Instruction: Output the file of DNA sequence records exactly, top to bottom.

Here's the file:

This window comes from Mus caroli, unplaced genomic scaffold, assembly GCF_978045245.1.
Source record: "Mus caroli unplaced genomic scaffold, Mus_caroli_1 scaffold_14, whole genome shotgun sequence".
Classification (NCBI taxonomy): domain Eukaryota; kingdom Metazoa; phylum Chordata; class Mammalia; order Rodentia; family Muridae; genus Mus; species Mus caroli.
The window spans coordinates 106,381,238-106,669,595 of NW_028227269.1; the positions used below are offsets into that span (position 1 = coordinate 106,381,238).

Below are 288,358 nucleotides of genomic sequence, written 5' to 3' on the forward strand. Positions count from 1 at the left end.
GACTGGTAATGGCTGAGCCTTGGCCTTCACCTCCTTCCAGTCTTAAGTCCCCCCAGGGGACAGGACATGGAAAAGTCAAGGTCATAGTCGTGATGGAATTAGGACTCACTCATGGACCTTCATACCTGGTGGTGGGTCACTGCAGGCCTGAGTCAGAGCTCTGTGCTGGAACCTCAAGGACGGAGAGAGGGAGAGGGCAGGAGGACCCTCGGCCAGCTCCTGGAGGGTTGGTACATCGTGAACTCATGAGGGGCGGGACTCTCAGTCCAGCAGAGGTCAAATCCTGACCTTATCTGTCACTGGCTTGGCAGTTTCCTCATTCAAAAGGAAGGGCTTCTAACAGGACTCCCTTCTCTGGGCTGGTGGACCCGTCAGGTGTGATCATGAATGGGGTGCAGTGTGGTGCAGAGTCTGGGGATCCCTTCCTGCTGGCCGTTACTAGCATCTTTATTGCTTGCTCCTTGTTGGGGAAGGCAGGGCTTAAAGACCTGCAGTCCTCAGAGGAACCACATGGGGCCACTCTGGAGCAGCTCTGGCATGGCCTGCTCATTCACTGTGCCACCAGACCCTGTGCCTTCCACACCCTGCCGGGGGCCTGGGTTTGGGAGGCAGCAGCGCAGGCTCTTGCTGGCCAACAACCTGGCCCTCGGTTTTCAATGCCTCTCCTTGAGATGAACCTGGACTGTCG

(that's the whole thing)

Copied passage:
This window comes from Mus caroli, unplaced genomic scaffold, assembly GCF_978045245.1.
Source record: "Mus caroli unplaced genomic scaffold, Mus_caroli_1 scaffold_14, whole genome shotgun sequence".
Classification (NCBI taxonomy): domain Eukaryota; kingdom Metazoa; phylum Chordata; class Mammalia; order Rodentia; family Muridae; genus Mus; species Mus caroli.
The window spans coordinates 106,381,238-106,669,595 of NW_028227269.1; the positions used below are offsets into that span (position 1 = coordinate 106,381,238).

Below are 288,358 nucleotides of genomic sequence, written 5' to 3' on the forward strand. Positions count from 1 at the left end.
GACTGGTAATGGCTGAGCCTTGGCCTTCACCTCCTTCCAGTCTTAAGTCCCCCCAGGGGACAGGACATGGAAAAGTCAAGGTCATAGTCGTGATGGAATTAGGACTCACTCATGGACCTTCATACCTGGTGGTGGGTCACTGCAGGCCTGAGTCAGAGCTCTGTGCTGGAACCTCAAGGACGGAGAGAGGGAGAGGGCAGGAGGACCCTCGGCCAGCTCCTGGAGGGTTGGTACATCGTGAACTCATGAGGGGCGGGACTCTCAGTCCAGCAGAGGTCAAATCCTGACCTTATCTGTCACTGGCTTGGCAGTTTCCTCATTCAAAAGGAAGGGCTTCTAACAGGACTCCCTTCTCTGGGCTGGTGGACCCGTCAGGTGTGATCATGAATGGGGTGCAGTGTGGTGCAGAGTCTGGGGATCCCTTCCTGCTGGCCGTTACTAGCATCTTTATTGCTTGCTCCTTGTTGGGGAAGGCAGGGCTTAAAGACCTGCAGTCCTCAGAGGAACCACATGGGGCCACTCTGGAGCAGCTCTGGCATGGCCTGCTCATTCACTGTGCCACCAGACCCTGTGCCTTCCACACCCTGCCGGGGGCCTGGGTTTGGGAGGCAGCAGCGCAGGCTCTTGCTGGCCAACAACCTGGCCCTCGGTTTTCAATGCCTCTCCTTGAGATGAACCTGGACTGTCG